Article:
News

Ethics and Campaign Review Board Calls for Investigation on Anonymous Ads

Members dismissed two complaints, while two others await next steps

Election

The City of Santa Fe’s Ethics and Campaign Review Board wants the city to hire an investigator, and maybe more, to learn the identity of the person behind an online account “Jay Baker,” whom it determined violated code during the local election.

The board convened Thursday afternoon and dismissed two complaints filed against candidates; took no action on another; and found a complaint filed by future District 3 Councilor Pilar Faulkner to be legally sufficient.

Faulkner’s complaint, filed Nov. 30, alleged that the anonymous pseudonym “Jay Baker” purchased digital advertisements against her and former District 2 candidate Phil Lucero but failed to reveal critical information required by law such as name and contact information or register as a political action committee.

“To me, this kind of politicking in an attempt to influence elections was done illegally, and if we don’t address it as a city, we are setting a dangerous precedent,” Faulkner said during the meeting. “Disclosure is a key part of the ethics of elections.”

While the board saw clear violations of code and found Faulker’s complaint to have merit for investigation, discussion ensued on how the board should go about figuring out who is behind the posts. Board Chair Paul Biderman told Senior Assistant City Attorney Marcos Martinez he thought an investigation that may later lead to a potential subpoena would be a good solution.

“I don’t think they are alternatives. I think we can do both,” Biderman said. “That way the investigator may turn up some information that says we need a subpoena for that person, but it seems better than having to call the board back each time.”

The board’s chair has the authority to organize discovery in a case, as far as calling for a subpoena, but “the issue may be a budgetary one,” said Martinez. He said he will connect with city officials about finding potential funding.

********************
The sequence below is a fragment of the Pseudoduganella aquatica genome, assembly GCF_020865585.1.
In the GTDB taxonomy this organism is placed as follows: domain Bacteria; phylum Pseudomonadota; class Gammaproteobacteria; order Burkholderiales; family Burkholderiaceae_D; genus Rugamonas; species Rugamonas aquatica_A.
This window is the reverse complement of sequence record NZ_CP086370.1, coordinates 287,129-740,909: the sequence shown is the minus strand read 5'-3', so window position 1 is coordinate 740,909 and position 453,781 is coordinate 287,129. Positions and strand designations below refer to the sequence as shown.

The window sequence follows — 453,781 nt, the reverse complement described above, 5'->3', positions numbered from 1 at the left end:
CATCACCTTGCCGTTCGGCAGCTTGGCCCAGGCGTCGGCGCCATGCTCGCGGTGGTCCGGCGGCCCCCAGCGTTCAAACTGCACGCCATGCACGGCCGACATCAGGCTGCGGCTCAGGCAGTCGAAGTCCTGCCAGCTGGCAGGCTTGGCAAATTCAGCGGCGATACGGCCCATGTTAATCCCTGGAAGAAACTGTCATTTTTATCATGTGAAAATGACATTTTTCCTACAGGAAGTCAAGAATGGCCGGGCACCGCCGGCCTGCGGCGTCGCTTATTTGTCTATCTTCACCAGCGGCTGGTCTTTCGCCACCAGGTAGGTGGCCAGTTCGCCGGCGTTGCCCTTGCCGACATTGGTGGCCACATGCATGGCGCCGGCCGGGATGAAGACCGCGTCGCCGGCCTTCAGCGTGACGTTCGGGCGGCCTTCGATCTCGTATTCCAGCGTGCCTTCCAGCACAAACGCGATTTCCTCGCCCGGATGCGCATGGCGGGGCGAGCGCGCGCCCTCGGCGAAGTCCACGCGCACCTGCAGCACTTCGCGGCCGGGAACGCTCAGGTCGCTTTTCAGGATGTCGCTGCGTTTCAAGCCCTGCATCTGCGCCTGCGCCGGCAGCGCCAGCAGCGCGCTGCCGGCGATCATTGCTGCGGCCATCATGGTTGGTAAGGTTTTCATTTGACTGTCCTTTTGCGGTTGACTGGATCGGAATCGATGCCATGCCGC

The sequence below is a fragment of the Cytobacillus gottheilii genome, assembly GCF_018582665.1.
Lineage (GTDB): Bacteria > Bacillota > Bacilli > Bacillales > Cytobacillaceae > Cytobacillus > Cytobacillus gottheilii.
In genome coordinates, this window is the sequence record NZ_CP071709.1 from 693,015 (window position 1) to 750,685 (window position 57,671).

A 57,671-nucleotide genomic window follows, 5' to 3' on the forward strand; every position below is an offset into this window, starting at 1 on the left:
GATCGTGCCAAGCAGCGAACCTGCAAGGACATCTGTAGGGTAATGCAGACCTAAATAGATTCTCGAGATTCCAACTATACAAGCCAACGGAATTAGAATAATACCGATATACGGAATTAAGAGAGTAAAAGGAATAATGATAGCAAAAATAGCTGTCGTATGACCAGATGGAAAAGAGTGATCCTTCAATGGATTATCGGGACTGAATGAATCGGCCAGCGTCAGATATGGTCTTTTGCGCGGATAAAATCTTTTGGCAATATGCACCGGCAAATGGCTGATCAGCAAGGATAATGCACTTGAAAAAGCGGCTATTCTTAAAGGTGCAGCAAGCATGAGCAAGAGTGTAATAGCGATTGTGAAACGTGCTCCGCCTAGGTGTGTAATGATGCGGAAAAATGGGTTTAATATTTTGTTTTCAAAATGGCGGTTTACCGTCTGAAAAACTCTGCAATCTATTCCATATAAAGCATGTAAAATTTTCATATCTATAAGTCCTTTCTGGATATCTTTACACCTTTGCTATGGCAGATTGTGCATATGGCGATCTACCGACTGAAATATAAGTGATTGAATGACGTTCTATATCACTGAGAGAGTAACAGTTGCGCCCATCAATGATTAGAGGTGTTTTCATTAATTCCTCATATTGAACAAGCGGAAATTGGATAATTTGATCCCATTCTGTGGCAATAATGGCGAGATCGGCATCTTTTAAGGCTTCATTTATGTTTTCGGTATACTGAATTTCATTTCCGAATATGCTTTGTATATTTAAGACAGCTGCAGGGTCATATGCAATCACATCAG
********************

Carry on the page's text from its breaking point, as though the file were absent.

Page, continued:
“If ever there was a situation for an investigation, this situation seems like it shouts out for it,” Member Judith Amer said.

It’s difficult to serve a subpoena on an unknown person, however. Faulkner argued that is exactly why the board must take action, including a potential subpoena that would call on Facebook to unmask “Jay Baker.”

“This right here is the conundrum, because there’s no way they can be served. That puts them at an advantage that feels unfair and feels unethical,” she said. “The only way to find out their identity is to be subpoenaed.”

Retired state employee Arcy Baca, who did not attend the meeting, filed three ethics complaints against Geno Zamora, a former city attorney who ran for a seat in District 1; planning commissioner and climate educator Lucero; and Faulkner, who will be sworn in as a District 3 councilor on Dec. 29. Baca also named Sandra Wechsler, campaign manager for Zamora and Lucero, and J.C. Tolson, treasurer for Faulkner, in the complaints.

Each of the retired Santa Fe resident’s complaints alleged the same violation: the candidate’s campaign finance report submitted to the city “did not adhere to the stipulation of segregating individual expenses as mandated by the regulation.”

Baca’s complaints targeted expenditures made specifically on the Oct. 31 campaign finance reports. He alleged the reports violated Santa Fe’s campaign finance laws, which stipulate “political campaign contributions and expenditures be fully disclosed to the public and that secrecy in the sources and application of such contributions be avoided.”

In a response for both Zamora and Lucero, Wechsler argued there is “no such mandate in any of the City’s ordinances, rules or regulations that describe or require ‘segregating individual expenses,’” noting the campaign’s reports were both accurate and legal.

In her response to the complaint, Faulkner argued “the complainant fails to provide argument or evidence” of how the rules were allegedly violated.

The board voted unanimously to dismiss claims against Lucero and Faulkner, arguing that the complainant asked for details that are not required by law.

“I think we have enough information to comply with the rule, and therefore there’s no secrecy or pattern of nondisclosure, and I would move to dismiss this complaint,” Member Kristina Martinez said during the meeting.

Amer added asking for itemized lists of each and every campaign expenditure “would be onerous and unnecessary.”

The board didn’t take action on the complaint against Zamora, however, because three board members recused themselves. Members Martinez and Biderman, along with Jose Puentes cited an inability to be impartial as a result of personal relationships with the candidate or Wechsler, making it so the board could not reach a quorum.

Interim City Clerk Geralyn Cardenas tells SFR she and other city officials are actively seeking someone to fill an empty seat on the board, and at that point, the board will revisit the complaint. The board set a subsequent meeting for April 4.

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